Sappho

Emotions from Greek Antiquity

"Oh to clasp your tender limbs, a mother’s fondest [most philos] joy! Oh to breathe your fragrant breath! ... Kiss your mother now for the last time, nestle to her that bore you, twine your arms about my neck and join your lips to mine!" Recent Book Club discussion prompted me to think about how human emotions were depicted in some of the readings from Greek antiquity. Read more

The Ancient Greek Hero in 24 Hours | Gallery: Part 1

The Ancient Greek Hero in 24 Hours is based on a course that Professor Gregory Nagy has been teaching at Harvard University since the late 1970s. The book discusses selected readings of texts, all translated from the original Greek into English. This series of galleries attempts to illustrate each Hour with visual art. This first gallery covers Hours 1–4. Read more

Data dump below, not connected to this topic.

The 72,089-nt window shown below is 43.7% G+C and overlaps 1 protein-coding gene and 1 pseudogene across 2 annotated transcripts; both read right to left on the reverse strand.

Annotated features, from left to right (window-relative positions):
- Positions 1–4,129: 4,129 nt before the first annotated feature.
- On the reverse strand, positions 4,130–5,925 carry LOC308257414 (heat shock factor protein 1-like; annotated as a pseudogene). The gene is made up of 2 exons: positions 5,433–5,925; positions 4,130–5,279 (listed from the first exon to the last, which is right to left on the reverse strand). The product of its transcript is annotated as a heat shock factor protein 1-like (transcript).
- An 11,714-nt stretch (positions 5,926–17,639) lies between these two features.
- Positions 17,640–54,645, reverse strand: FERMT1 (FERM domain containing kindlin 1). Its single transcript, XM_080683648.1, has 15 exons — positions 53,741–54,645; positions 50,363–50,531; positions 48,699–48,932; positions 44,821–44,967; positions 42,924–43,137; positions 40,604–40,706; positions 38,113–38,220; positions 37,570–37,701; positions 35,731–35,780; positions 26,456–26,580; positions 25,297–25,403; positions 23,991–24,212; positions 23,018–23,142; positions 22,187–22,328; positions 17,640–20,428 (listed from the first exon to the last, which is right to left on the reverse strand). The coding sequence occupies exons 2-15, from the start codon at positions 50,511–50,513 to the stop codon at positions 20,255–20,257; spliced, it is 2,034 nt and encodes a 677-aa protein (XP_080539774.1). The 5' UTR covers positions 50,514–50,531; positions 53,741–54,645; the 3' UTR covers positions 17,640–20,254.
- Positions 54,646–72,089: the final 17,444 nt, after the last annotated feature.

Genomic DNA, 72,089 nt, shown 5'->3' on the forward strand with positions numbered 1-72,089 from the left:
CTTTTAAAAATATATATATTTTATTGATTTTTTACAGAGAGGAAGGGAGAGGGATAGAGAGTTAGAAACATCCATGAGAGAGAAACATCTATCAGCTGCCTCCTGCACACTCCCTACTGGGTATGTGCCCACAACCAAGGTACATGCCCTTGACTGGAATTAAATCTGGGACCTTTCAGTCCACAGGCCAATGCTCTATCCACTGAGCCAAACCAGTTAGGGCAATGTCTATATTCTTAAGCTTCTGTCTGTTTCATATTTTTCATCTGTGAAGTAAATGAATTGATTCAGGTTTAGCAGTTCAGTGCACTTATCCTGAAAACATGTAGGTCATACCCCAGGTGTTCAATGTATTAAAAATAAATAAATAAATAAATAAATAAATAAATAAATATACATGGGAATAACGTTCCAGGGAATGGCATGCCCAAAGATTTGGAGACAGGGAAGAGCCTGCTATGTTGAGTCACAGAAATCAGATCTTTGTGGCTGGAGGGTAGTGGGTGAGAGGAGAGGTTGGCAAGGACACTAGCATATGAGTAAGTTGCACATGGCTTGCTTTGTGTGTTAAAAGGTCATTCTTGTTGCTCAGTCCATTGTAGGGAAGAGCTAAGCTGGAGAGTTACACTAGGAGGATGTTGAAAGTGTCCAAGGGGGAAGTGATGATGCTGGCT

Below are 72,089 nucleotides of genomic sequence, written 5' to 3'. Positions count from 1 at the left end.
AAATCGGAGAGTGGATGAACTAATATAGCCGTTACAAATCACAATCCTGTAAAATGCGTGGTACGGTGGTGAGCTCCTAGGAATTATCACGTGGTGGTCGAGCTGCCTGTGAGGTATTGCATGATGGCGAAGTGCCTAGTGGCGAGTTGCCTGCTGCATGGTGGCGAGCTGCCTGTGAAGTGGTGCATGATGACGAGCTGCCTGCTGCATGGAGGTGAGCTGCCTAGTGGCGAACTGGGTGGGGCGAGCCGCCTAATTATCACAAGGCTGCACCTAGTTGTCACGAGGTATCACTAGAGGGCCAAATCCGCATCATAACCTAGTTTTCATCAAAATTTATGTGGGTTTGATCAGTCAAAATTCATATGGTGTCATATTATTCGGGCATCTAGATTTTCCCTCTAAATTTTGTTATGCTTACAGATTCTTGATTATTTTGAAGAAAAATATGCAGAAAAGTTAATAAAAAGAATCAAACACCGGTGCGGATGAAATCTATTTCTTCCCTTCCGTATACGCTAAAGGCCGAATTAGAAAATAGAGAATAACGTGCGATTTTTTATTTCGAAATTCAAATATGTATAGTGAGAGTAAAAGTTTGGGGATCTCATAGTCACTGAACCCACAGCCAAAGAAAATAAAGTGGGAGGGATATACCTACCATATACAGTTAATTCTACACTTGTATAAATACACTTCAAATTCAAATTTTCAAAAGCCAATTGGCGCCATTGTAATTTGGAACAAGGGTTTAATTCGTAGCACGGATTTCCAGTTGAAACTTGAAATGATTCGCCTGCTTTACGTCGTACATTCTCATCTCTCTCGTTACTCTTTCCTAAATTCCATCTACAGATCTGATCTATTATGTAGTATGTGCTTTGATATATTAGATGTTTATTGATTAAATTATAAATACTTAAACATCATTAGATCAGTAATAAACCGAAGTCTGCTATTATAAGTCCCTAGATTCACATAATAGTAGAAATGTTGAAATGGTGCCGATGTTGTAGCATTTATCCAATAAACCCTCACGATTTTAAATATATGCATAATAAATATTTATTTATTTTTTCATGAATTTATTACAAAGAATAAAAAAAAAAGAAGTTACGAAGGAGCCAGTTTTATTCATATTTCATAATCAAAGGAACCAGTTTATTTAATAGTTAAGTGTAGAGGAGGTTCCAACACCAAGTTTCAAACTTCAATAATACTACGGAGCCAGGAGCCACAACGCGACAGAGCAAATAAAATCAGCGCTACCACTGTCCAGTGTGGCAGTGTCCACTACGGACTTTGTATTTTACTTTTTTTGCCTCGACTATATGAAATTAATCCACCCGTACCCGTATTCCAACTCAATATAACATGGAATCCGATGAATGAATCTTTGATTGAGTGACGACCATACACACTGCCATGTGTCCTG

CHS Online Open House | Homo ludens at play with the songs of Sappho: experiments in comparative reception theory, with Gregory Nagy

We are excited to welcome back Gregory Nagy of Harvard University, Francis Jones Professor of Classical Greek Literature and Professor of Comparative Literature and the Director of the Center for Hellenic Studies, Washington, DC. The topic of the discussion is "Homo ludens at play with the songs of Sappho: experiments in comparative reception theory." The event was streamed live on Thursday, March 14, and was recorded. Read more

Helen

Finding Helen in texts is frustrating. Many contradictory facts may be encountered. Who was Helen? What about her life, her power, her birth, her beauty? Was she hated or was she loved? If we were to write a short biography, it might read like this: Helen was the daughter of Leda and Tyndareus/Zeus, and Clytemnestra, Castor and Polydeuces' sister. Penelope was her cousin. She married Menelaos king of Sparta, was… Read more